It may surprise us that centurions are frequently mentioned in the New Testament and that often they are presented as men of remarkable character who are blessed with wisdom and authority. The centurion in today’s reading is a Christ-like figure despite holding an important position during the Roman occupation of Palestine. He should have been despised but instead Jesus welcomes him and praises his faith as he showed a loving concern and care for his young servant. When Jesus readily accepts to go to his house he demurs, aware that true authority belongs to Jesus and that in his presence he is really no more than a servant himself.
The centurion shows us that there are godly people even in the midst of an evil and unbelieving world. His faith shows us that we can still do good, we can still show loving care for those who are under us and for those in need. Every day we are faced with many moral dilemmas that challenge us and are not easily resolved. The current dilemma today is how to show not only concern but how to take action to prevent governments from going too far in cutting off the means of a livelihood for the poor, in shutting out refugees, in removing medical care from those needing it, in silencing the helpless and the voiceless and in supporting unethical and immoral means that harm life and civil liberties. The example of the centurion forces us to ask if those who are under us, or work for us, know they are loved by us? Do we love them so much that we try bring them Jesus, just as the centurion tried to bring Jesus to his servant?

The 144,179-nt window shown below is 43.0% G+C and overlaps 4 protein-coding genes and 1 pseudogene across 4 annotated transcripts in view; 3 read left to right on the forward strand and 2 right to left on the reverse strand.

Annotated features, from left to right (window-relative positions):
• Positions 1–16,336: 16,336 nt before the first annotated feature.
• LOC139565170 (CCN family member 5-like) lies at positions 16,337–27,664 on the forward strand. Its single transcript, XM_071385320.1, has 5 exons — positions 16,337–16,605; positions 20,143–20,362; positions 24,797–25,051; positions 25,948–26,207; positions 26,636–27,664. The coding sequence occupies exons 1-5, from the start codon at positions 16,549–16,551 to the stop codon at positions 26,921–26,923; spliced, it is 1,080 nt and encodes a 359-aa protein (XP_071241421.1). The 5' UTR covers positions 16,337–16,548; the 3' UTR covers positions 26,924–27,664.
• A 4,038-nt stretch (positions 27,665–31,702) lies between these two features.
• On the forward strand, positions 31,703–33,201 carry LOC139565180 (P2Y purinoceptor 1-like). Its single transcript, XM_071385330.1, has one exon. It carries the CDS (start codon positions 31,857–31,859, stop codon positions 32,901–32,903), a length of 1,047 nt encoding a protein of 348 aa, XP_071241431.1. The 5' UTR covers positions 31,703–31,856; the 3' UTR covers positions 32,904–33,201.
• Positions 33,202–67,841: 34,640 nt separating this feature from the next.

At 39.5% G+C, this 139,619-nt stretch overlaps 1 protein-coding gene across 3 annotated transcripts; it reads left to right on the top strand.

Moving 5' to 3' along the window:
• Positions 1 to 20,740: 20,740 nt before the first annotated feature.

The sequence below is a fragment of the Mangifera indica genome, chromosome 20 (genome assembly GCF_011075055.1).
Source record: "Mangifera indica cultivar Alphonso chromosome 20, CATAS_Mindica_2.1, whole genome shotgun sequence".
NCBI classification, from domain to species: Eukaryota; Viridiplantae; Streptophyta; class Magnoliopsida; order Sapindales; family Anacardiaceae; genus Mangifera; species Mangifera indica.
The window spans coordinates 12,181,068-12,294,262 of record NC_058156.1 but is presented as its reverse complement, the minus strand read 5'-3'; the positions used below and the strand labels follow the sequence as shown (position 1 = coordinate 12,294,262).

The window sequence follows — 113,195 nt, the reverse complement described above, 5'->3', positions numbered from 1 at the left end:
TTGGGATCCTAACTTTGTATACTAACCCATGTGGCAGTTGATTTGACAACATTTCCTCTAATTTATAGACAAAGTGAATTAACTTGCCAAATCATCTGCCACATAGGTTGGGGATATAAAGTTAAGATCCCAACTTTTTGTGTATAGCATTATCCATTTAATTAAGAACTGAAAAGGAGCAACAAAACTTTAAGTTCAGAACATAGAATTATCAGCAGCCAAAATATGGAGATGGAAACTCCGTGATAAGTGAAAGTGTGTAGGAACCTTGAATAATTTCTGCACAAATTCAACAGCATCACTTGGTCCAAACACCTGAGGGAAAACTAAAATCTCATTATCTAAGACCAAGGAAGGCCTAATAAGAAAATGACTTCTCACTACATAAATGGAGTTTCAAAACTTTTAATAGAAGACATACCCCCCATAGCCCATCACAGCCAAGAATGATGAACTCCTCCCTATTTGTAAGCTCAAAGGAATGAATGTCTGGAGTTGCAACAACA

Rev. Kail Ellis, OSA
Assistant to the President
Dean Emeritus, College of Liberal Arts and Sciences
Advent comes from the Latin word, adventus – an arrival or a coming. In the context of the season, Advent means that the Lord is coming. Read more of the Advent introduction...
First Week of Advent
Second Week of Advent
Third Week of Advent
Fourth Week of Advent